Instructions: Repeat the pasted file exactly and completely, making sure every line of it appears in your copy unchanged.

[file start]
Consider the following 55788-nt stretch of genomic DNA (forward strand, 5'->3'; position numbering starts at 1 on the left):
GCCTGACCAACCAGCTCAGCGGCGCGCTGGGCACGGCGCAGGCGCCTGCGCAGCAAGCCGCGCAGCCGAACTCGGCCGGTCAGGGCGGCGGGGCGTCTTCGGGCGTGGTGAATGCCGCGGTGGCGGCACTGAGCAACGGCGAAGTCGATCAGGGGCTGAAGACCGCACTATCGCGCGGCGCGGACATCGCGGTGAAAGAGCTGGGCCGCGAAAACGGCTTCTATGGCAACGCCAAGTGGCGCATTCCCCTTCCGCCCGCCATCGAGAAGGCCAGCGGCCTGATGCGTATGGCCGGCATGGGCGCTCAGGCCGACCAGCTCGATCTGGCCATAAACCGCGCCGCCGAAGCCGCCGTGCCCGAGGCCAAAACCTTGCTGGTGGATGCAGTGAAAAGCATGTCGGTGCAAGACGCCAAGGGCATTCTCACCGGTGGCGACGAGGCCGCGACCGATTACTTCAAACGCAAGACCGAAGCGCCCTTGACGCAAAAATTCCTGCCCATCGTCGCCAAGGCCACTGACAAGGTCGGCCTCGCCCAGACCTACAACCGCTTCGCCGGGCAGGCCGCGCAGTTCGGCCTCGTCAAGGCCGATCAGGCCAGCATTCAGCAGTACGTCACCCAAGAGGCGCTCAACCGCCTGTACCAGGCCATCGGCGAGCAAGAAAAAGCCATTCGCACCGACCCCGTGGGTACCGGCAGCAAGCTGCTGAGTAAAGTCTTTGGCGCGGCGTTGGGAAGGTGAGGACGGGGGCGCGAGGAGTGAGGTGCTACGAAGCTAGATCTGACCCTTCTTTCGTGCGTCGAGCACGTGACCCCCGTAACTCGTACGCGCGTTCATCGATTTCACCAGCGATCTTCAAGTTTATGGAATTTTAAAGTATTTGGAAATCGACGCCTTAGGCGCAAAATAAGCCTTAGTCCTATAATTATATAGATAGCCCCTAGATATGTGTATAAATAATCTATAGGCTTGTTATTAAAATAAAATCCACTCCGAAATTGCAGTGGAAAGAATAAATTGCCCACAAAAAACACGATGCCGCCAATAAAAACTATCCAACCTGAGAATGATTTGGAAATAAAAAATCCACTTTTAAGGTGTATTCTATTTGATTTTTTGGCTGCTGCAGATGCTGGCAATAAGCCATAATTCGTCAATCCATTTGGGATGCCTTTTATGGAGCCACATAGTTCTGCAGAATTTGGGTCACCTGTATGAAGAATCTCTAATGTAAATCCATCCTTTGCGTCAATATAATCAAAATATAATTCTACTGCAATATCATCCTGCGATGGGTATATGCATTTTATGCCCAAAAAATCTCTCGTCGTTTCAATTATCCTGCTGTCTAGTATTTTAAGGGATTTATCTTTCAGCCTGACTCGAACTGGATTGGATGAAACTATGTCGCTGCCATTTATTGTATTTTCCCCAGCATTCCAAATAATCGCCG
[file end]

Consider the following 55788-nt stretch of genomic DNA (forward strand, 5'->3'; position numbering starts at 1 on the left):
GCCTGACCAACCAGCTCAGCGGCGCGCTGGGCACGGCGCAGGCGCCTGCGCAGCAAGCCGCGCAGCCGAACTCGGCCGGTCAGGGCGGCGGGGCGTCTTCGGGCGTGGTGAATGCCGCGGTGGCGGCACTGAGCAACGGCGAAGTCGATCAGGGGCTGAAGACCGCACTATCGCGCGGCGCGGACATCGCGGTGAAAGAGCTGGGCCGCGAAAACGGCTTCTATGGCAACGCCAAGTGGCGCATTCCCCTTCCGCCCGCCATCGAGAAGGCCAGCGGCCTGATGCGTATGGCCGGCATGGGCGCTCAGGCCGACCAGCTCGATCTGGCCATAAACCGCGCCGCCGAAGCCGCCGTGCCCGAGGCCAAAACCTTGCTGGTGGATGCAGTGAAAAGCATGTCGGTGCAAGACGCCAAGGGCATTCTCACCGGTGGCGACGAGGCCGCGACCGATTACTTCAAACGCAAGACCGAAGCGCCCTTGACGCAAAAATTCCTGCCCATCGTCGCCAAGGCCACTGACAAGGTCGGCCTCGCCCAGACCTACAACCGCTTCGCCGGGCAGGCCGCGCAGTTCGGCCTCGTCAAGGCCGATCAGGCCAGCATTCAGCAGTACGTCACCCAAGAGGCGCTCAACCGCCTGTACCAGGCCATCGGCGAGCAAGAAAAAGCCATTCGCACCGACCCCGTGGGTACCGGCAGCAAGCTGCTGAGTAAAGTCTTTGGCGCGGCGTTGGGAAGGTGAGGACGGGGGCGCGAGGAGTGAGGTGCTACGAAGCTAGATCTGACCCTTCTTTCGTGCGTCGAGCACGTGACCCCCGTAACTCGTACGCGCGTTCATCGATTTCACCAGCGATCTTCAAGTTTATGGAATTTTAAAGTATTTGGAAATCGACGCCTTAGGCGCAAAATAAGCCTTAGTCCTATAATTATATAGATAGCCCCTAGATATGTGTATAAATAATCTATAGGCTTGTTATTAAAATAAAATCCACTCCGAAATTGCAGTGGAAAGAATAAATTGCCCACAAAAAACACGATGCCGCCAATAAAAACTATCCAACCTGAGAATGATTTGGAAATAAAAAATCCACTTTTAAGGTGTATTCTATTTGATTTTTTGGCTGCTGCAGATGCTGGCAATAAGCCATAATTCGTCAATCCATTTGGGATGCCTTTTATGGAGCCACATAGTTCTGCAGAATTTGGGTCACCTGTATGAAGAATCTCTAATGTAAATCCATCCTTTGCGTCAATATAATCAAAATATAATTCTACTGCAATATCATCCTGCGATGGGTATATGCATTTTATGCCCAAAAAATCTCTCGTCGTTTCAATTATCCTGCTGTCTAGTATTTTAAGGGATTTATCTTTCAGCCTGACTCGAACTGGATTGGATGAAACTATGTCGCTGCCATTTATTGTATTTTCCCCAGCATTCCAAATAATCGCCG